One of the rarely acknowledged benefits of the erosion of the monuments of ancient sites is the revelation of the sculptural substructures that support the ornamented surfaces. As the incredibly articulated and often quite delicate leaves, flowers, wings, etc. are worn away by the abrasions of time, we get to see what was hidden in the finished work: the work that went into sculpting the undercut parts.
A plaster cast of a large section of the entablature of the Temple of Vespasian, seen in the Tabularium, (part of the Capitoline Museums, beneath the Palazzo Senatorio), was the first piece that really drew my attention to this. The multiple moldings of this florid Corinthian ornament seem almost to be assembled from separate bits of stone rather than sculpted from a single massive block. The eggs of the egg and dart molding can be seen to be smoothly rounded as deeply as one can see, with no visible marks from the stone drills and chisels. This despite the fact that, apart from about thirty percent of the front face of the egg, the largest portion would have been hidden behind the surrounding molding. This not only makes that area invisible, it also makes it extremely difficult to carve and smooth. Yet there it is, clearly seen in the photo below. While this is a plaster cast piece in the museum, it is accurate to what is there, and the same type of carving can be seen elsewhere on similar original pieces.
|Section of the entablature of the Temple of Vespasian in the Roman Forum, built in the first century AD. This temple was relatively small (for the forum), so there would only have been around 250 feet of this! It was also carved on its inner aspect.|
The lower egg and leaf molding is equally stunning, with almost free standing leaves surrounding each egg, and tiny flowers and vines carved on the face of each one (Click on the photo for a closer view.) Incredible when you consider the overall number of these on the exterior of the temple, and that (to my knowledge) they had no glue for fixing a broken bit, again quite incredible considering the delicacy of many of the parts. These obviously were carved in place, as it would have been quite impossible to get them into place without some damage to the ornament.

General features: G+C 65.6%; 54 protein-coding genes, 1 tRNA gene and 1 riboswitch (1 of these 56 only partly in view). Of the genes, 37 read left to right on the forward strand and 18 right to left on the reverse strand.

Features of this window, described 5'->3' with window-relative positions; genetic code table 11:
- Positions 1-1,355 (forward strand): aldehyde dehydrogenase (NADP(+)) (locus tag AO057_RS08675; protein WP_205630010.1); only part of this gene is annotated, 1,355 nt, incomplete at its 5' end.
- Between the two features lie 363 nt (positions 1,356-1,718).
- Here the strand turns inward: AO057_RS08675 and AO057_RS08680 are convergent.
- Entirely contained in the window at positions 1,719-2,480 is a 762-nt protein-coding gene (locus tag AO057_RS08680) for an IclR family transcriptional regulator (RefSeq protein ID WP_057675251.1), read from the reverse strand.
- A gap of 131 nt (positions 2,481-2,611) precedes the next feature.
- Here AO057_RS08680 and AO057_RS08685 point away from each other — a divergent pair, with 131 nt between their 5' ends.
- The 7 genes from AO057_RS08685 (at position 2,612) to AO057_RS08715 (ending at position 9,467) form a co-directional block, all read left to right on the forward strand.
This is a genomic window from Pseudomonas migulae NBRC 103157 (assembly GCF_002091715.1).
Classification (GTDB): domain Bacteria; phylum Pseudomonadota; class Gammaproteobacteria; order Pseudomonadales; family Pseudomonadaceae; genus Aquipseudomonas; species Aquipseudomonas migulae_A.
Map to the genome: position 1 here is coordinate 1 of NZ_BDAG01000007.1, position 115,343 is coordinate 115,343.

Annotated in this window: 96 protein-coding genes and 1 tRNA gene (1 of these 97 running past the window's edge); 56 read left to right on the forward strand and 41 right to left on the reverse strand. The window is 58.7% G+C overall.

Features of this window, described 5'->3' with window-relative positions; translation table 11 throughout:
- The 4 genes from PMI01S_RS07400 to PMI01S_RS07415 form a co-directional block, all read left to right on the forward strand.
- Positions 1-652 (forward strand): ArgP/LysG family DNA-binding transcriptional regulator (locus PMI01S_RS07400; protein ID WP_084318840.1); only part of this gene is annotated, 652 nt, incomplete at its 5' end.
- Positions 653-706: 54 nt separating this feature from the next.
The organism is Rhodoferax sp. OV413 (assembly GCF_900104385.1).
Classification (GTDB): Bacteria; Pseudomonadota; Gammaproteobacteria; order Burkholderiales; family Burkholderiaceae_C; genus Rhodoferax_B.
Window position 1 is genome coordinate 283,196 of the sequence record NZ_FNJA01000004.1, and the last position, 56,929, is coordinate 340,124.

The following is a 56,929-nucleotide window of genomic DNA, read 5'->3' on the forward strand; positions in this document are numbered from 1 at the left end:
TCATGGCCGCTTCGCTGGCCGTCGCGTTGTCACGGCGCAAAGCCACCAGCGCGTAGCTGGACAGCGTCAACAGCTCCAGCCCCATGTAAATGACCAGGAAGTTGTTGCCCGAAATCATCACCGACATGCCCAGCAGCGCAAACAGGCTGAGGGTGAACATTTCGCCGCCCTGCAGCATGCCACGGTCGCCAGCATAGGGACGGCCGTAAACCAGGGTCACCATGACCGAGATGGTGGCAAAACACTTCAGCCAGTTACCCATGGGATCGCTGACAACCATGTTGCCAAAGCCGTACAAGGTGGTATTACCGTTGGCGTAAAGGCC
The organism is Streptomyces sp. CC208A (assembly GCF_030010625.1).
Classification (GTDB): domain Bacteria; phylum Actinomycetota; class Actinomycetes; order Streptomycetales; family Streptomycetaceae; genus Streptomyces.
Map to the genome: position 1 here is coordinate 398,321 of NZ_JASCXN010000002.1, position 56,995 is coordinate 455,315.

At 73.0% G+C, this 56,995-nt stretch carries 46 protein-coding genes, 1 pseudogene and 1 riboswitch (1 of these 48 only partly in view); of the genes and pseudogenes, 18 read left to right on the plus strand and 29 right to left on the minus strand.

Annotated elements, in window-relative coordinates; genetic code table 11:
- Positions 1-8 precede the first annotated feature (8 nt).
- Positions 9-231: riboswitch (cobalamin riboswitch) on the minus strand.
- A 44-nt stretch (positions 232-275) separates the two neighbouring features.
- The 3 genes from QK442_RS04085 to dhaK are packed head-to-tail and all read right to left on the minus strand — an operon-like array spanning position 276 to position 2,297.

With the overall amount of ornament on the building, there must have been hundreds of craftsmen who were capable of this technical work banging away up on the scaffold every day; the sound must have been deafening! While it is almost certain that a good portion of these sculptors would have been slaves, skilled work was often paid for, and in some cases, might have bought the slave's freedom. The flip side being that mistakes were most likely paid for in some not so pleasant ways.
|Detail of a Corinthian capital on the Temple of Mars Ultor, built by Caesar Augustus around 20 BC. You can see here the level of detail on the wings, which would have been virtually invisible at their height.|
|Rosette from the soffit of Temple of Mars Ultor. Each layer of the flowers is almost entirely distinct from the other. The egg and dart molding is similarly separated|
|Capital and entablature from a modern pre-cast company shows that the depth of shadows in the Roman originals is much more dramatic.|
The Roman examples I have shown are from the early Imperial age (27 BC to 50 AD) corresponding to the 2nd and 3rd styles of painted decoration, which were the most painstaking and detailed, so partly it may have just been a cultural zeitgeist that briefly valued highly the attention to detail shown here, and had the resources in both the funds and the highly skilled artists available to make it happen. Other pieces from around the empire are certainly impressive, but rarely quite as detailed as what was found in the capitol city at this time.
There may also be some credence to the idea that because these ornaments were going on major new temples, that they had better be pleasing to both the clients and the gods they honored, with no shortcuts. It would be equivalent to the work done for St Peter's Basilica, or the Pyramids and monuments of Egypt, where they looked at the work as something sacred.
It will be interesting to see if new methods of creating moldings, such as the 3D printers that are increasingly being used industrially, will be used to create deeper versions of these patterns. It would seem to make sense, as this complex undercutting does not add time to the printing, and in fact it lessens the materials used, a benefit to both the cost of production and the weight of building. Artist Michael Hansmeyer has already created full size highly perforated columns using computer aided cutting, though his design module is uses mathematically generated modules rather than traditional structures. It will be up to a new generation that is familiar with computational modeling AND values the traditional design process to take the next step.